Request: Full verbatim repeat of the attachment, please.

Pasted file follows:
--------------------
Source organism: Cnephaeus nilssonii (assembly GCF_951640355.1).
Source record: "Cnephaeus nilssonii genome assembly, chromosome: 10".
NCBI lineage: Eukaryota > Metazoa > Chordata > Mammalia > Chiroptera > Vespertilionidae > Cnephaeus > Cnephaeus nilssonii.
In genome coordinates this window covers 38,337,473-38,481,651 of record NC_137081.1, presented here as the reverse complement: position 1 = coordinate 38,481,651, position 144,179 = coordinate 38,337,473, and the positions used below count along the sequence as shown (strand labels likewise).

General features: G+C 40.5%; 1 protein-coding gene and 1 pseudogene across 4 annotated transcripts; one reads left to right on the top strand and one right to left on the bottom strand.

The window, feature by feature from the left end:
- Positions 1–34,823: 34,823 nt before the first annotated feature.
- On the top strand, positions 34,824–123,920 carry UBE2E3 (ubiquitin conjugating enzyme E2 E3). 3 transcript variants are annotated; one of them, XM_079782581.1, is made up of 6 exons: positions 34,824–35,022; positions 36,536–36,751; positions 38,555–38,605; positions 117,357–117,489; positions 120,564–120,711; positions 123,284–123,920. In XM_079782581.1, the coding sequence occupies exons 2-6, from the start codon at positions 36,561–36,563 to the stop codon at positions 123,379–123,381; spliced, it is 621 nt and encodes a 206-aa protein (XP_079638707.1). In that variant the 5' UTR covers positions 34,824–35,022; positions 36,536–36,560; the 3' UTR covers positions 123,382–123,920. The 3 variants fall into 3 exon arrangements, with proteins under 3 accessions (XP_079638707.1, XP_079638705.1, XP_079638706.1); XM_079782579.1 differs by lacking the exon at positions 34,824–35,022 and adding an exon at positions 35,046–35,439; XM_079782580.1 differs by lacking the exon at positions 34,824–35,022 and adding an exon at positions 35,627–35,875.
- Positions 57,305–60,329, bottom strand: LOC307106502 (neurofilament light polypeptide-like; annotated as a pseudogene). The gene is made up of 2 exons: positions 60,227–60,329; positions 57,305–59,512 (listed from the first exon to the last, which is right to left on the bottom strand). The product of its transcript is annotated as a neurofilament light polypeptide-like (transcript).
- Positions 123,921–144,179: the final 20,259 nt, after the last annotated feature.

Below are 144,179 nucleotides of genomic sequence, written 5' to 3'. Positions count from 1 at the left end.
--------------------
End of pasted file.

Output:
Source organism: Cnephaeus nilssonii (assembly GCF_951640355.1).
Source record: "Cnephaeus nilssonii genome assembly, chromosome: 10".
NCBI lineage: Eukaryota > Metazoa > Chordata > Mammalia > Chiroptera > Vespertilionidae > Cnephaeus > Cnephaeus nilssonii.
In genome coordinates this window covers 38,337,473-38,481,651 of record NC_137081.1, presented here as the reverse complement: position 1 = coordinate 38,481,651, position 144,179 = coordinate 38,337,473, and the positions used below count along the sequence as shown (strand labels likewise).

General features: G+C 40.5%; 1 protein-coding gene and 1 pseudogene across 4 annotated transcripts; one reads left to right on the top strand and one right to left on the bottom strand.

The window, feature by feature from the left end:
- Positions 1–34,823: 34,823 nt before the first annotated feature.
- On the top strand, positions 34,824–123,920 carry UBE2E3 (ubiquitin conjugating enzyme E2 E3). 3 transcript variants are annotated; one of them, XM_079782581.1, is made up of 6 exons: positions 34,824–35,022; positions 36,536–36,751; positions 38,555–38,605; positions 117,357–117,489; positions 120,564–120,711; positions 123,284–123,920. In XM_079782581.1, the coding sequence occupies exons 2-6, from the start codon at positions 36,561–36,563 to the stop codon at positions 123,379–123,381; spliced, it is 621 nt and encodes a 206-aa protein (XP_079638707.1). In that variant the 5' UTR covers positions 34,824–35,022; positions 36,536–36,560; the 3' UTR covers positions 123,382–123,920. The 3 variants fall into 3 exon arrangements, with proteins under 3 accessions (XP_079638707.1, XP_079638705.1, XP_079638706.1); XM_079782579.1 differs by lacking the exon at positions 34,824–35,022 and adding an exon at positions 35,046–35,439; XM_079782580.1 differs by lacking the exon at positions 34,824–35,022 and adding an exon at positions 35,627–35,875.
- Positions 57,305–60,329, bottom strand: LOC307106502 (neurofilament light polypeptide-like; annotated as a pseudogene). The gene is made up of 2 exons: positions 60,227–60,329; positions 57,305–59,512 (listed from the first exon to the last, which is right to left on the bottom strand). The product of its transcript is annotated as a neurofilament light polypeptide-like (transcript).
- Positions 123,921–144,179: the final 20,259 nt, after the last annotated feature.

Below are 144,179 nucleotides of genomic sequence, written 5' to 3'. Positions count from 1 at the left end.